September 2019, Vol. 246, No. 9

Tech Notes

Hand-Held Device Coats Pipeline Field Joints to OEM-Standards

By Sebastian Paus, Protective Coating, Sulzer Mixpac


Photo Courtesy of Sulzer

Tape wrap contends with higher technology pipeline joint coating solutions, in many contexts with a degree of success. Wrapped with skill, tape can offer the requisite protection a pipeline joint needs. 

However, that success depends to a great extent on the ability of the labor installing the low-adhesion, low-mechanical strength material. Tape represents an archaic approach to pipeline joint protection; while standard, it is hand applied, making it both labor intensive and subject to variable quality. 

Air entrapment introduces unevenness and weakness to the covering, and unskilled personnel often find extreme difficulty keeping a constant tension around the pipe. 

Historically, failures on pipelines in South Africa occur at the field applied joints which are done on site by the pipe laying contractor. One pipeline company opted to replace the old tape wrapping technique with a modern low-cost coating solution. The result, achieved by using Sulzer Mixpac MixCoat applicators, protects weld joints with the same quality repeatability as the pipeline’s OEM coating.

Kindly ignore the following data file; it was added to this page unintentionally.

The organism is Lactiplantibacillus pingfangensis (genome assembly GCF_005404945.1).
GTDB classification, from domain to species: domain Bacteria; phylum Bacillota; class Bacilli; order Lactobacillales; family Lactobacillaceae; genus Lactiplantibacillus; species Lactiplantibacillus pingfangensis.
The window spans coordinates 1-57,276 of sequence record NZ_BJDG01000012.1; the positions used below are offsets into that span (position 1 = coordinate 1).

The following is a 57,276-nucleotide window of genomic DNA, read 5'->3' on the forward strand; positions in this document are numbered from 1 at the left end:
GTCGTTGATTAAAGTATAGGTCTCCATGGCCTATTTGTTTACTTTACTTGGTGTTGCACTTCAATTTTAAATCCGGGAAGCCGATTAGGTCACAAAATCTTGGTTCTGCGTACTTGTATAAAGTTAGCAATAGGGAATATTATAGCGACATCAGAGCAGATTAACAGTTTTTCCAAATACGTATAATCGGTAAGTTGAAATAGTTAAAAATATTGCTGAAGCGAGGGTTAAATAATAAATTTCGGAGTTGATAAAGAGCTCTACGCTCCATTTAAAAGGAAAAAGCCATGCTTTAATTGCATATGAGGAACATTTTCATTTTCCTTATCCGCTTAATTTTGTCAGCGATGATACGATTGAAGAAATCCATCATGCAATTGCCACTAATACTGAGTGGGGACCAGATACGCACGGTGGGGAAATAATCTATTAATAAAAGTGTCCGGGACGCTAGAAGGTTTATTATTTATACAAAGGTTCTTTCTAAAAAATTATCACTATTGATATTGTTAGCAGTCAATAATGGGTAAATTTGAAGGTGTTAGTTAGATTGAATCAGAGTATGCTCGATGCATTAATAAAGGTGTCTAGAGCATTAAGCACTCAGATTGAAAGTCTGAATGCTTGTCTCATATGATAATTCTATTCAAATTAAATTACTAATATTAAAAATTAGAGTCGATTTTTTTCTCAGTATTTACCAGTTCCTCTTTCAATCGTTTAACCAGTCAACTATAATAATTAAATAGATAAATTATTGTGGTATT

The pipeline segments would arrive in the field already coated with the fast-curing Polyclad 777 system manufactured by Stoncor, the biggest local coatings manufacturer in South Africa. The only parts left bare steel were the ends where they will be connected. The area 15 cm to each side of a spot to be welded was not coated in the factory because the temperature of the welding would simply burn it off. 

To replace the tape wrapping method, these bare termini could be coated with a different substance that would extend over the coated portion of the pipe, but such overcoating invites adhesion problems. To ensure uniform coating, Stoncor sought to match the quality of the coating applied in the production plant, like for like.

Coating Practices